Previous studies mainly focused on the unloading mechanical properties of soft soil under single lateral unloading path or the distribution of excess pore water pressure caused by construction vibration. The quantitative analysis of the unloading creep of soft soil under the coupling of lateral unloading stress path and excess pore water pressure is sparse. Therefore, this study considered the lateral unloading stress path and the excess pore water pressure caused by the construction in soft soil area in Shenzhen, China. A series of K0 consolidation triaxial undrained unloading creep tests were carried out to investigate the effects of different initial excess pore water pressures, different consolidation confining pressures, and lateral unloading on the unloading creep behaviors of soft soil. This research would provide theoretical guidance for the excavation of soft soil and further lay the foundation for the future numerical simulation analysis of soft soil unloading creep.

2. Materials and Methods

2.1. Soft Soil

The test soils are taken from a soft soil foundation pit in Shenzhen. The soil is grayish black, smelly and contains a small amount of shells. In order to carry out sufficient contrast test, the lateral unloading strength test under different consolidation confining pressures and initial excess pore water pressures use disturbed soil samples. The natural density (ρ) and water content () of the soil sample are determined by the statistical average of the undisturbed soil. The above values are used as the expected values of the disturbed soil samples. The cutting-ring density method is used to measure the natural density (ρ), the drying method to measure the water content (), the pycnometer method to measure the soil specific gravity (Gs), the GYS-2 photoelectric liquid-plastic limit instrument to measure plastic limit, the TSZ automatic stress-controlled triaxial apparatus to measure the undrained cohesion (c), and the friction angle (φ) and the variable head method to measure the permeability coefficient k. Other properties of soft soils are determined by Geotechnical Test Method Standard (GBT50123-1999). The physicomechanical properties of soft soil are summarized in Table 1. The size of standard soil sample is 80.0 mm in height and 39.1 mm in diameter.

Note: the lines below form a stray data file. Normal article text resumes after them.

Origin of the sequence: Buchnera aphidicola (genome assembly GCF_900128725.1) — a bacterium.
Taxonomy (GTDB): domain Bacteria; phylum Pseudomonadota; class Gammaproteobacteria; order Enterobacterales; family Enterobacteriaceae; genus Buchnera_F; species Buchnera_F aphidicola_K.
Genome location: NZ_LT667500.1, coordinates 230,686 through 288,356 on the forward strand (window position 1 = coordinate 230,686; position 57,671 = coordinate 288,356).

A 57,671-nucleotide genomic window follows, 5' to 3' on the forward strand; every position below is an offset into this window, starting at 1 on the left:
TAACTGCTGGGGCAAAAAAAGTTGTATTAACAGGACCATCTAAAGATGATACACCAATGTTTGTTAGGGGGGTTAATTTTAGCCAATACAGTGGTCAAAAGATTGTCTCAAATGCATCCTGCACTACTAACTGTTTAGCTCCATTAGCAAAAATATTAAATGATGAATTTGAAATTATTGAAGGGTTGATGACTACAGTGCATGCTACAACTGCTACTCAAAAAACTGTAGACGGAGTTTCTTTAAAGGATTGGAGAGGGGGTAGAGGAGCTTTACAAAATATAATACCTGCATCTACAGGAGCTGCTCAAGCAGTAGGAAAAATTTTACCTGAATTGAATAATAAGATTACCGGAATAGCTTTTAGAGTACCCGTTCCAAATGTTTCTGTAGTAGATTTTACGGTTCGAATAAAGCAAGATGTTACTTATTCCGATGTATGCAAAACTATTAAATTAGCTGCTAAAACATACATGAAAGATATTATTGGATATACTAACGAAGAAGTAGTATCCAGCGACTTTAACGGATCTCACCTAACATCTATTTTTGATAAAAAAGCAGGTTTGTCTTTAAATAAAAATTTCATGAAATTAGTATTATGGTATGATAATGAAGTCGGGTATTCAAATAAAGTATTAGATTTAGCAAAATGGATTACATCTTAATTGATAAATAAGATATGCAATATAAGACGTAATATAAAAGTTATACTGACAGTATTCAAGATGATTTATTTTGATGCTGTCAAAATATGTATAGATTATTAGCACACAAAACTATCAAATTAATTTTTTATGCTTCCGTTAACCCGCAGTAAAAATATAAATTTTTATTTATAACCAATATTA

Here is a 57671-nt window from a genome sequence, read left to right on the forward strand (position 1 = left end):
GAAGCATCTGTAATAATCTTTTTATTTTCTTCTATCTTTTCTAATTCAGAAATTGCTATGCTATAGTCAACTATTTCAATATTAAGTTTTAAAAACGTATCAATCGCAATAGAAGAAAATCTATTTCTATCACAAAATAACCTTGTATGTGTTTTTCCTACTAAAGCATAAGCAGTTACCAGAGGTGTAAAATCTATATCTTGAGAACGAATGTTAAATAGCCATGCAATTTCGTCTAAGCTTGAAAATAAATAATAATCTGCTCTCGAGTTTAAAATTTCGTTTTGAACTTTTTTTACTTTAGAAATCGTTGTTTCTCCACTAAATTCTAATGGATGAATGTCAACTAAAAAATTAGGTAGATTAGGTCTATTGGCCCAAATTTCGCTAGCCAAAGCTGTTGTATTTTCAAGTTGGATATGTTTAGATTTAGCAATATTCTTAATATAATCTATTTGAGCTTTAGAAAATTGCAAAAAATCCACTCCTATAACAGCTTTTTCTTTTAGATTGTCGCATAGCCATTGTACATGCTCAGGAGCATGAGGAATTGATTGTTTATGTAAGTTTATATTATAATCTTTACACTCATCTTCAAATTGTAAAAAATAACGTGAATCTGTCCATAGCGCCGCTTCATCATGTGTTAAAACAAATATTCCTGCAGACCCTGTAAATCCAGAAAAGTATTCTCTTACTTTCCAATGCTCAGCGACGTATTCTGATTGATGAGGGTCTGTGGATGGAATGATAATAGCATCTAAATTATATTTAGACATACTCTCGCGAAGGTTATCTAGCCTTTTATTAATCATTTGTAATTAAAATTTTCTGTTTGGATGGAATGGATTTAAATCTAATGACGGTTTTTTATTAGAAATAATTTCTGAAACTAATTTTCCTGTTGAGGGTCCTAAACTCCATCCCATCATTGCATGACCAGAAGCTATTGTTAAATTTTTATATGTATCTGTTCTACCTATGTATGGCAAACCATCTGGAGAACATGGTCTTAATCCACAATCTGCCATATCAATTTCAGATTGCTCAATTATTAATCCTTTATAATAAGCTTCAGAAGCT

Table 1: Physicomechanical properties of soft soil.
2.2. Specimen Design